What does it look like when a contractor fails to proceed diligently?

The problem here is the interpretation of what would constitute the proceeding or the failure to proceed with due diligence, regularity and expedition by a contractor.

Such an observation may be subjective. Take for example the contractor who, after taking possession of a particular site, has started to mobilise his resources and procuring his materials. In the background he is frantically running around and diligently proceeding with the works, albeit not physically on site yet. A person walking past the site within the first month may casually remark that nothing is going on and a principal agent may adjudge the whole spectacle as a blatant failure by the contractor to proceed diligently with the work.

Or worse, imagine the contractor who simply falls behind schedule over time due to the normal instances of delay suffered by a contractor at his own risk … (i.e., Oom Piet did not pitch with the grader this morning, the concrete wasn’t delivered, the subcontractor forgot his toolbox at home, our champion bricklayer is absent, and the list goes on.)

The reality is that the contract isn’t specific in this regard and it may therefore create disputes based on interpretation. However, such is the nature of all contracts and law in general and that’s why the lawyer you golfed with last week still has a job.

What are some principles of interpretation?

When there is a dispute on the interpretation of wording it is up to the arbitrators, adjudicators and the courts to interpret the contract.  Without venturing into the minutiae and legal principles of this process, we can accept that these interpretations endeavour to follow the principles of reason, practicality and common sense.

For instance, in the absence of specifications on a particular standard of workmanship and quality, a principal agent is not entitled to expect an incomparable and peerless quality from a contractor. Under such circumstances the contract must be interpreted as requiring the contractor to provide a reasonable standard of work. What is reasonable you may ask? Reasonable in this context means it must be consistent with the standard of work one can expect on similar projects, carried out under similar circumstances by a similar contractor.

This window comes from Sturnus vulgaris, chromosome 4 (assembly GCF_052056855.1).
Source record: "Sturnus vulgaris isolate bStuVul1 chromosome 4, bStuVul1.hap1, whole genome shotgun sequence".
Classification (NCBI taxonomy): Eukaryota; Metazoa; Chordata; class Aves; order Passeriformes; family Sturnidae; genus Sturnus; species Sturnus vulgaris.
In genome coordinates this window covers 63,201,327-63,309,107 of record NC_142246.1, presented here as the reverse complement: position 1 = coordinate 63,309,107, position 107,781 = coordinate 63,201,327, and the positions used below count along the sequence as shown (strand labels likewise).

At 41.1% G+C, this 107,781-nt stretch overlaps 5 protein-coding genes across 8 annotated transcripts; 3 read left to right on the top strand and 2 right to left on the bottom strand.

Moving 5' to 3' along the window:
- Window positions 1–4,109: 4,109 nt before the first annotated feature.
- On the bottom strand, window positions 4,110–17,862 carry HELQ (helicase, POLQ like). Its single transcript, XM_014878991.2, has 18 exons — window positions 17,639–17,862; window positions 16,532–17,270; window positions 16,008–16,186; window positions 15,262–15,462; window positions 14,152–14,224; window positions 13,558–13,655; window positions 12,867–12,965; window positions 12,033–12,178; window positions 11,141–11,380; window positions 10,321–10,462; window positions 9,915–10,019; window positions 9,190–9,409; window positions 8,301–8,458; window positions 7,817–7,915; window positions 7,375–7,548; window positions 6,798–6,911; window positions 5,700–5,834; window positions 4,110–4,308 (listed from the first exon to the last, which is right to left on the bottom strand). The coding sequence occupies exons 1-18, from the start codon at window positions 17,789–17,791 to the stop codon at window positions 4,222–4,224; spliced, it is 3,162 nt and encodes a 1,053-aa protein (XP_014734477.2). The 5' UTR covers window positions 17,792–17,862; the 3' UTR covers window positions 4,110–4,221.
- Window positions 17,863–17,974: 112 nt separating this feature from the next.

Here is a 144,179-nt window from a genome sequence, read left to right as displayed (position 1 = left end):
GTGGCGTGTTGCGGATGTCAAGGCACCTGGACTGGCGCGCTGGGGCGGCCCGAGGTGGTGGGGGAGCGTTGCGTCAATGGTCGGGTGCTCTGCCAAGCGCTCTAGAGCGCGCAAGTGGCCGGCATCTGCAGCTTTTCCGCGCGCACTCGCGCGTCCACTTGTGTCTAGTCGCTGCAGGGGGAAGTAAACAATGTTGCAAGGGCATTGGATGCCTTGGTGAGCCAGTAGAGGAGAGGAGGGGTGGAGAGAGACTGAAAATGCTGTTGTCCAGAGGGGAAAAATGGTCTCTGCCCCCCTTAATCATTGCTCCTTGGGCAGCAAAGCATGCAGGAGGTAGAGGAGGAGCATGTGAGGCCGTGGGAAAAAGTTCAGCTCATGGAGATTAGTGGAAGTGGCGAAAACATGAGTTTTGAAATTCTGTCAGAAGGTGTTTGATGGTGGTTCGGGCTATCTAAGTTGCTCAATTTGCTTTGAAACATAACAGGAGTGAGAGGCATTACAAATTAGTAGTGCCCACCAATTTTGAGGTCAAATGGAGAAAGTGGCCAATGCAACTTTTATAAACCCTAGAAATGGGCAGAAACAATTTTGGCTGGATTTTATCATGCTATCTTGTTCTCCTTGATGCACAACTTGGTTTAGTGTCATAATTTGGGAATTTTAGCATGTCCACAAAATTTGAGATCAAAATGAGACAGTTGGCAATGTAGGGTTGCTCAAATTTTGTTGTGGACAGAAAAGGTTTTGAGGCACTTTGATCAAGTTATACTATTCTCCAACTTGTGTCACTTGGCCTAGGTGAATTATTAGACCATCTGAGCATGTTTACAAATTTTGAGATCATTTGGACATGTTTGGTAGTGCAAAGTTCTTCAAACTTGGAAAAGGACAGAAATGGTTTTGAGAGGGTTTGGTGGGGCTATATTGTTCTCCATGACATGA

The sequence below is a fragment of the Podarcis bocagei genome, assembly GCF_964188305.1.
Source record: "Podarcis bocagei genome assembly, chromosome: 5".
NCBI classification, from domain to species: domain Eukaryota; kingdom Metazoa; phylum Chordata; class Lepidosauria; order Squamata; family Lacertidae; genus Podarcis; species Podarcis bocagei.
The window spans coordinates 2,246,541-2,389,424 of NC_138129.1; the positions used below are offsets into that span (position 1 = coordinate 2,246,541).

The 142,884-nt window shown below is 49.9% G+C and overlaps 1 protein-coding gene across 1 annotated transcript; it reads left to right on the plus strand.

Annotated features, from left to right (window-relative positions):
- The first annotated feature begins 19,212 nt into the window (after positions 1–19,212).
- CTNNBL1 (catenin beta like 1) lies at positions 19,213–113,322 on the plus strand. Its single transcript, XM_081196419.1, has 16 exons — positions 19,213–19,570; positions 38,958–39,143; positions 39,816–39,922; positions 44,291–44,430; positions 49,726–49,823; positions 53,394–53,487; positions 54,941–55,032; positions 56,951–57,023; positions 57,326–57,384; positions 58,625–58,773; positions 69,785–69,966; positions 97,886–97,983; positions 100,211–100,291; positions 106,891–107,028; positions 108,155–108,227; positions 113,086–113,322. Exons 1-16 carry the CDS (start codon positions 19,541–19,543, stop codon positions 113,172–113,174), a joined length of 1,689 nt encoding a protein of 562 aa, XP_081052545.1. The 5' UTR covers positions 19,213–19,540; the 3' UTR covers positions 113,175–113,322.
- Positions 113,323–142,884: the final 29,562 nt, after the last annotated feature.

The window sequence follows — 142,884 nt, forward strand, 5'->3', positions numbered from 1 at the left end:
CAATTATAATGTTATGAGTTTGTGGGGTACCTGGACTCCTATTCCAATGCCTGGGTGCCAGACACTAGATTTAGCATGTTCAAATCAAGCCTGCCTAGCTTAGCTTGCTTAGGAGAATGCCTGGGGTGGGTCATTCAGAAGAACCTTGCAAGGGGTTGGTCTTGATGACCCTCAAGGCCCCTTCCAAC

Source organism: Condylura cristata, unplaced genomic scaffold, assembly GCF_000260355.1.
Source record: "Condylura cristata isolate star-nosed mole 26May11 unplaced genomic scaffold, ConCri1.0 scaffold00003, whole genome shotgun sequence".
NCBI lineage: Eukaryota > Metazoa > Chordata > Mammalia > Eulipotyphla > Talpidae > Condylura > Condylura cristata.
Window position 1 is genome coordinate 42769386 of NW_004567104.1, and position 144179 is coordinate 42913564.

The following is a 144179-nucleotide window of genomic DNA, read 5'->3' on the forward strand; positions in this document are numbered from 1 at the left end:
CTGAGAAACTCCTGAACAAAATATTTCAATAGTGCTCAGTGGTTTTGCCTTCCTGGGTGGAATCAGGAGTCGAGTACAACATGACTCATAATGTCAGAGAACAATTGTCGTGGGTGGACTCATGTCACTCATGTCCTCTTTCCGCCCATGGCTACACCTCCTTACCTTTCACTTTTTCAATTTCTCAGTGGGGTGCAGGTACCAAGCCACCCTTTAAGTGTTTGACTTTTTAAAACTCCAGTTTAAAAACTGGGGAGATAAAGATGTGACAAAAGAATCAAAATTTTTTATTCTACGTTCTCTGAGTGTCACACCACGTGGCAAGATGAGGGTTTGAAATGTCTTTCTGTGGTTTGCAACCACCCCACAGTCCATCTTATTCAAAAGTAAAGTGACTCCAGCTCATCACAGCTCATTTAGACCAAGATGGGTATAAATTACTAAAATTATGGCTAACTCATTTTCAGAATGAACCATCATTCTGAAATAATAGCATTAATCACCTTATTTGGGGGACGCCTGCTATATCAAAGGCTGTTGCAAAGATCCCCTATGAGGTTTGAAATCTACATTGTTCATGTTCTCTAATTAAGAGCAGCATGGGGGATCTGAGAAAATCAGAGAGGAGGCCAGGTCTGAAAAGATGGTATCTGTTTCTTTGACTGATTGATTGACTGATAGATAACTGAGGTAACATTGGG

It is my opinion that the same principle should apply in respect of a contractor failing to proceed with due diligence and perhaps we can lean on the principles applied by the Supreme Court of Appeal in the case of MSC Depots (Pty) Ltd v WK Construction (Pty) Ltd & another (157/10) [2011] ZASCA 115 (08 June 2011).

In the particular case a submission was made by the principal agent and employer that the contractor was in breach of clause 15.3 (Clause 12.2.7’s equivalent in an earlier JBCC version) because of numerous defects that manifested themselves in workmanship during the project. It was alleged that these defects were so numerous that the contractor was in breach of not proceeding with due skill.

The bench of learned judges however found that the JBCC contract allows for the rectification of defects. Therefore, a contractor cannot be in breach of clause 15.3, provided he remedies such defects with due skill, regularity and expedition. The court found that this was indeed the case and there was thus no breach of its obligations under clause 15.3.

How should we interpret slow progress?

One of the ways in which can interpret slow progress is through a dynamic CPM programme. Although there is no obligation on the contractor to strictly adhere to a programme, it does not change the fact that non-adherence to the programme can become valid proof that the contractor is not proceeding with due diligence.